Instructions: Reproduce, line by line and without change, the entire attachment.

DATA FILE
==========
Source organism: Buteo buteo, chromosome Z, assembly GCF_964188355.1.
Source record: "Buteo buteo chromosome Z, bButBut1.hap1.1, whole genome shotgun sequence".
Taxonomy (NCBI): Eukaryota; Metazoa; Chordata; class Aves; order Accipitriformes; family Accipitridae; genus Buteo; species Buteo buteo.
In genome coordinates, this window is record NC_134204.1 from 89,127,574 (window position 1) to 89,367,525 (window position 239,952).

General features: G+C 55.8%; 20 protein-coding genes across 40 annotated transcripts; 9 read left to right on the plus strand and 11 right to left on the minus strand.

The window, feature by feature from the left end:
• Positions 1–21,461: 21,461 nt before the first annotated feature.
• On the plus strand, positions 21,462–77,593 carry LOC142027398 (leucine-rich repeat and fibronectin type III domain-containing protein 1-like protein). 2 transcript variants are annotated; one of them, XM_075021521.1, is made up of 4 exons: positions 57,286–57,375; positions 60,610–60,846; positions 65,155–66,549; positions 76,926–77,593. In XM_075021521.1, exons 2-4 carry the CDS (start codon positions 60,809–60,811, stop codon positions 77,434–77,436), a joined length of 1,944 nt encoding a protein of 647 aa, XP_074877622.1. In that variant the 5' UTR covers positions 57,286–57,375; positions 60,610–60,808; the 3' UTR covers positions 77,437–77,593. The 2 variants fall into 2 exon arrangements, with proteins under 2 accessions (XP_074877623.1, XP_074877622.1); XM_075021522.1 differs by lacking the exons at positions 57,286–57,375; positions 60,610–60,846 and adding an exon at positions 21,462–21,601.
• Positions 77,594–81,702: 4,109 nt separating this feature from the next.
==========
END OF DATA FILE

Source organism: Buteo buteo, chromosome Z, assembly GCF_964188355.1.
Source record: "Buteo buteo chromosome Z, bButBut1.hap1.1, whole genome shotgun sequence".
Taxonomy (NCBI): Eukaryota; Metazoa; Chordata; class Aves; order Accipitriformes; family Accipitridae; genus Buteo; species Buteo buteo.
In genome coordinates, this window is record NC_134204.1 from 89,127,574 (window position 1) to 89,367,525 (window position 239,952).

General features: G+C 55.8%; 20 protein-coding genes across 40 annotated transcripts; 9 read left to right on the plus strand and 11 right to left on the minus strand.

The window, feature by feature from the left end:
• Positions 1–21,461: 21,461 nt before the first annotated feature.
• On the plus strand, positions 21,462–77,593 carry LOC142027398 (leucine-rich repeat and fibronectin type III domain-containing protein 1-like protein). 2 transcript variants are annotated; one of them, XM_075021521.1, is made up of 4 exons: positions 57,286–57,375; positions 60,610–60,846; positions 65,155–66,549; positions 76,926–77,593. In XM_075021521.1, exons 2-4 carry the CDS (start codon positions 60,809–60,811, stop codon positions 77,434–77,436), a joined length of 1,944 nt encoding a protein of 647 aa, XP_074877622.1. In that variant the 5' UTR covers positions 57,286–57,375; positions 60,610–60,808; the 3' UTR covers positions 77,437–77,593. The 2 variants fall into 2 exon arrangements, with proteins under 2 accessions (XP_074877623.1, XP_074877622.1); XM_075021522.1 differs by lacking the exons at positions 57,286–57,375; positions 60,610–60,846 and adding an exon at positions 21,462–21,601.
• Positions 77,594–81,702: 4,109 nt separating this feature from the next.